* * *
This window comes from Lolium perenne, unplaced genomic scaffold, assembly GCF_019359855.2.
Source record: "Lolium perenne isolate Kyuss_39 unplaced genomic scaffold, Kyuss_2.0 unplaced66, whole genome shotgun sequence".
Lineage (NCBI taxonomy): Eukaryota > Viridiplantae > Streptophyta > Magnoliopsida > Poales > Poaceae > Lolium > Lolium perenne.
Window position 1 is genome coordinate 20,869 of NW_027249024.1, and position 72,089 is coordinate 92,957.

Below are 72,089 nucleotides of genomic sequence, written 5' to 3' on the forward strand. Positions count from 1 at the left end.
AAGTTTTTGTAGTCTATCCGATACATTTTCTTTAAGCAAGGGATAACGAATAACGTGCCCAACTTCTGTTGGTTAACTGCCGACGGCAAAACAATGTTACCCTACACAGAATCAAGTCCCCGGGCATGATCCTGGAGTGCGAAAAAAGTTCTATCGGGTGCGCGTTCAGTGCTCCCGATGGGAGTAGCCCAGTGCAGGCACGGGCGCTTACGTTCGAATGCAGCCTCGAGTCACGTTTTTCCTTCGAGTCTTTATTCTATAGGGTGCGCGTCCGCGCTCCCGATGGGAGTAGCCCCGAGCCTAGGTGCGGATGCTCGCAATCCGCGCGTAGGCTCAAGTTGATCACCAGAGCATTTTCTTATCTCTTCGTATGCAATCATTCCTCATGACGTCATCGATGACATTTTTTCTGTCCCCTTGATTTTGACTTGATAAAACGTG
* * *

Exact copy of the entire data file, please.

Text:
This window comes from Lolium perenne, unplaced genomic scaffold, assembly GCF_019359855.2.
Source record: "Lolium perenne isolate Kyuss_39 unplaced genomic scaffold, Kyuss_2.0 unplaced66, whole genome shotgun sequence".
Lineage (NCBI taxonomy): Eukaryota > Viridiplantae > Streptophyta > Magnoliopsida > Poales > Poaceae > Lolium > Lolium perenne.
Window position 1 is genome coordinate 20,869 of NW_027249024.1, and position 72,089 is coordinate 92,957.

Below are 72,089 nucleotides of genomic sequence, written 5' to 3' on the forward strand. Positions count from 1 at the left end.
AAGTTTTTGTAGTCTATCCGATACATTTTCTTTAAGCAAGGGATAACGAATAACGTGCCCAACTTCTGTTGGTTAACTGCCGACGGCAAAACAATGTTACCCTACACAGAATCAAGTCCCCGGGCATGATCCTGGAGTGCGAAAAAAGTTCTATCGGGTGCGCGTTCAGTGCTCCCGATGGGAGTAGCCCAGTGCAGGCACGGGCGCTTACGTTCGAATGCAGCCTCGAGTCACGTTTTTCCTTCGAGTCTTTATTCTATAGGGTGCGCGTCCGCGCTCCCGATGGGAGTAGCCCCGAGCCTAGGTGCGGATGCTCGCAATCCGCGCGTAGGCTCAAGTTGATCACCAGAGCATTTTCTTATCTCTTCGTATGCAATCATTCCTCATGACGTCATCGATGACATTTTTTCTGTCCCCTTGATTTTGACTTGATAAAACGTG